Vocabulary Improvement: Learn Stories Behind Words

Copyright 2006 © Laraine Flemming.
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Many English words come from the names of people, places and events. Learning the stories behind these words is a pleasant and painless way to enlarge your vocabulary. Knowing the stories will help you keep the words anchored in your memory.



According to ancient myth, Tantalus was a king whose misbehavior was cruelly punished by the gods. He was forced to stand in a pool of water that dried up whenever he tried to drink. Over his head was a luscious bunch of grapes that rose higher whenever he tried to eat. Thirsty and starving, Tantalus always had food he couldn't reach and water he couldn't drink. No wonder, then, that being tantalized by something means we are teased and tormented by what is just out of our reach.

Sample sentence: Tantalized by the smell of frying bacon, the dog stared hungrily at the stove.



The ancient myths also tell of Nemesis, a goddess whose job it was to hunt down and punish those guilty of excessive pride or of disrespect to the gods. No matter where they hid, her victims could not escape their punishment. When we say today that someone or something is our nemesis, we mean that the person or thing is bound to bring about our downfall or failure.

Sample sentence: In Shakespeare's tragedy Othello, Iago is Othello's nemesis; motivated by envy and hatred, Iago is determined to destroy the man he claims to love above all others.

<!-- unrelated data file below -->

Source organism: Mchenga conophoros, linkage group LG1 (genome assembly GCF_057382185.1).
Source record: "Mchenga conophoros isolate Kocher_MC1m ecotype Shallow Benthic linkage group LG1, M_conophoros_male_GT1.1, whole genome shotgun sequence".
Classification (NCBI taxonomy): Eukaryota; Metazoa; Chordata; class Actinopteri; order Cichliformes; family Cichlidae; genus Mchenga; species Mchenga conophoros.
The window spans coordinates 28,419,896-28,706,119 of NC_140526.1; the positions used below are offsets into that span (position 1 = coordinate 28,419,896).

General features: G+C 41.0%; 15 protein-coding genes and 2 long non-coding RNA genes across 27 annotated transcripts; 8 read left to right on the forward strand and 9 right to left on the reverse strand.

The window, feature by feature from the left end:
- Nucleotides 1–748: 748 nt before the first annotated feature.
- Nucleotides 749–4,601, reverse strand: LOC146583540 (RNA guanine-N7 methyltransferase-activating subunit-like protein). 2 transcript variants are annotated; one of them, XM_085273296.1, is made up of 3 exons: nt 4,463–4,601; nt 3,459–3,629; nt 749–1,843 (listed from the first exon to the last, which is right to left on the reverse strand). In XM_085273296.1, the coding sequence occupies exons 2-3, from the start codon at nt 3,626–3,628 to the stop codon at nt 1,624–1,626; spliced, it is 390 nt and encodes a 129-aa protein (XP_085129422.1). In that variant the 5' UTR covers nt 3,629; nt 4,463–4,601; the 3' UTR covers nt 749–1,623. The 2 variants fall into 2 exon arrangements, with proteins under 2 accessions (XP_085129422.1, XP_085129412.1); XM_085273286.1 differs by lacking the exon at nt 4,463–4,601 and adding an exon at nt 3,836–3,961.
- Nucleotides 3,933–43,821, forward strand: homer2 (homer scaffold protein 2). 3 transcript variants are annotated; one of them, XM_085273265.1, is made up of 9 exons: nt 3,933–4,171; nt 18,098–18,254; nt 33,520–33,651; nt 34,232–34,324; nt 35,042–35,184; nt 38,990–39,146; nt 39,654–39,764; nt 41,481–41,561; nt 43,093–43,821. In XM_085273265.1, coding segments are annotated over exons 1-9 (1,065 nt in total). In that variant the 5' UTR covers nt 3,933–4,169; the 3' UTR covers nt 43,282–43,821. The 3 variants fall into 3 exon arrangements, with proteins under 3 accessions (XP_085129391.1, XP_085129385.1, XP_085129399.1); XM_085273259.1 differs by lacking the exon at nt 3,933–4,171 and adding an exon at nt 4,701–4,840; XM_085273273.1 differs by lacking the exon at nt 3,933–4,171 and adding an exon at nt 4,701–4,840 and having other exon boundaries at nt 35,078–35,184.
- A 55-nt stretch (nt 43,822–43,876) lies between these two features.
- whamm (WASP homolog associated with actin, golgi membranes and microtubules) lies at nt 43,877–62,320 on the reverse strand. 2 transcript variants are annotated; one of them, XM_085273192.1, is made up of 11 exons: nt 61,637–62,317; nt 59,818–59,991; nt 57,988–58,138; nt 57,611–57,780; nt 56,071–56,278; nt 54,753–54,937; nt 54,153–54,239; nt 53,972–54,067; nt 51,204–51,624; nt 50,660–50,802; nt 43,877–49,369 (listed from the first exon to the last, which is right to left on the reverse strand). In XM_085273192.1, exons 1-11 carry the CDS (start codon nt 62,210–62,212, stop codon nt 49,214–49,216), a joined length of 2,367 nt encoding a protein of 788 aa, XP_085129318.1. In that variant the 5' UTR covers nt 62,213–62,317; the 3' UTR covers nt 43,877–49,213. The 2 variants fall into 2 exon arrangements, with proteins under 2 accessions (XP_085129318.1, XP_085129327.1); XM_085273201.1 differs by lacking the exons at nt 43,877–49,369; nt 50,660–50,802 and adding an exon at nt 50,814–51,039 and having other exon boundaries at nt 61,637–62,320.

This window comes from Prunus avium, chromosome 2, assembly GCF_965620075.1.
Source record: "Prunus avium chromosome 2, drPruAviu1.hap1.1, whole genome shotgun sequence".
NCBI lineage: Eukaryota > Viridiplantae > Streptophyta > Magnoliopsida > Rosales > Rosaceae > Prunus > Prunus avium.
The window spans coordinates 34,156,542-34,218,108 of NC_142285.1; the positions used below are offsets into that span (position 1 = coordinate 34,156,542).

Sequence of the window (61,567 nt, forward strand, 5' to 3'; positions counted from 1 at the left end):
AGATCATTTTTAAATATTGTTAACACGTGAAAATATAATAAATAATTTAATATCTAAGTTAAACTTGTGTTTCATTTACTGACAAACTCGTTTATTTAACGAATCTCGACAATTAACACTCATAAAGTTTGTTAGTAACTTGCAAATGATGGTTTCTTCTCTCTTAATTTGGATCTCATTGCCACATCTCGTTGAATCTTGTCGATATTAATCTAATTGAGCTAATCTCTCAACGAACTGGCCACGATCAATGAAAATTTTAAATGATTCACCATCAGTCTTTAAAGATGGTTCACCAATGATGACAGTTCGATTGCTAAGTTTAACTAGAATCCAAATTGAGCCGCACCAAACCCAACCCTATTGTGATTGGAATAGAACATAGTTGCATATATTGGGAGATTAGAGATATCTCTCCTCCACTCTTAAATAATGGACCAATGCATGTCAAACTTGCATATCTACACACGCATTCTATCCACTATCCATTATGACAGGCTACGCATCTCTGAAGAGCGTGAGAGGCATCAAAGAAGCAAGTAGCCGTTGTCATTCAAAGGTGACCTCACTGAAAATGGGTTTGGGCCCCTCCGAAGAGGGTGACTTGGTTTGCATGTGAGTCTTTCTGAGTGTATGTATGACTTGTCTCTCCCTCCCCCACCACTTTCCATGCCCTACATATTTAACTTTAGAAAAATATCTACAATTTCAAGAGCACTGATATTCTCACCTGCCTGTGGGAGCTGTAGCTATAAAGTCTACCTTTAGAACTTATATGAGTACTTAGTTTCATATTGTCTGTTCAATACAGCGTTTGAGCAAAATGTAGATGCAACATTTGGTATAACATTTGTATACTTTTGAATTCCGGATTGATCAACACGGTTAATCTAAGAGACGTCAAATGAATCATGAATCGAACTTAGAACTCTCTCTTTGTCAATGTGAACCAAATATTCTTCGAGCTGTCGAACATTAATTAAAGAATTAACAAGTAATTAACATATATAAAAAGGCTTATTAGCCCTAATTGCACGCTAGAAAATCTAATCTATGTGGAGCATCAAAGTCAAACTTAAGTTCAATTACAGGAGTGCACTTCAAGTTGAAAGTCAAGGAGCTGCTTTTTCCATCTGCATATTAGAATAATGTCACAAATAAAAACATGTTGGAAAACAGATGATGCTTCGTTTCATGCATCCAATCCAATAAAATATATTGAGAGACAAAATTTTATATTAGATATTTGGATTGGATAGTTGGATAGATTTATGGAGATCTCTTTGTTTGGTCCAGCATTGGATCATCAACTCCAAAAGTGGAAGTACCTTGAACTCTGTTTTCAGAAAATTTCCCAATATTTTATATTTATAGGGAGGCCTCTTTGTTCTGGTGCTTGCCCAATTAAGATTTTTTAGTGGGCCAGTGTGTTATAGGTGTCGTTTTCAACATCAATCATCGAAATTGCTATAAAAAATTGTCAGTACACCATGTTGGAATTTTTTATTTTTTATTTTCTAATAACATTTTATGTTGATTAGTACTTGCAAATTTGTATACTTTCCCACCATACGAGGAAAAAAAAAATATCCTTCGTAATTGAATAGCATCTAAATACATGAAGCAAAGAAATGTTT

The Maelstrom is a huge and powerful whirl pool found off the western coast of Norway. Famous for whirling force and speed that swallow up boats and people, the Maelstrom eventually gave its name to situations that pull us into disorder and confusion.

Sample sentence: Unused to the political maelstrom that was Washington, the young senator found himself struggling to hold on to his integrity along with his career.



London's St. Mary of Bethlehem's hospital is currently known for its excellent medical treatment. But in its early days, the hospital was famous for its cruelty to patients, many of whom wandered about in chains. Rumors of what was done to those who went through the hospital's doors were widely circulated. As rumors spread from person to person, the hospital's name was mispronounced so that "Bethlehem" became "bedlam." In time, the word "bedlam" came to mean a place where wild disorder ruled.

Sample sentence: The substitute teacher left the room for only a few brief moments, but when she returned, the classroom was complete bedlam with some children standing on their desks while others marched around wearing their chairs or books on top of their heads.



England's princess Audrey dedicated her life to God and swore off all worldly luxuries. Wearing chains around her neck was her one vanity. When Audrey died, those who mourned her wore pieces of lace around their necks in her honor. The pieces of lace were so popular that cheaper versions, called "St. Audrey's lace," started turning up in local markets. Like the name "Bethlehem" became the word "bedlam," the name of the lace necklaces was mispronounced and "St. Audrey's lace" became "tawdry lace." With the passage of time, the word "tawdry" was used to refer to anything cheap and poorly made.

Sample sentence: In the play A Streetcar Named Desire, the desperate heroine, Blanche Dubois, tries to pretend that the tawdry apartment she shares with her sister is only temporary.

Practice Exercise

Last change made to this page: Feb. 27, 2014

Reading Keys: Online Practice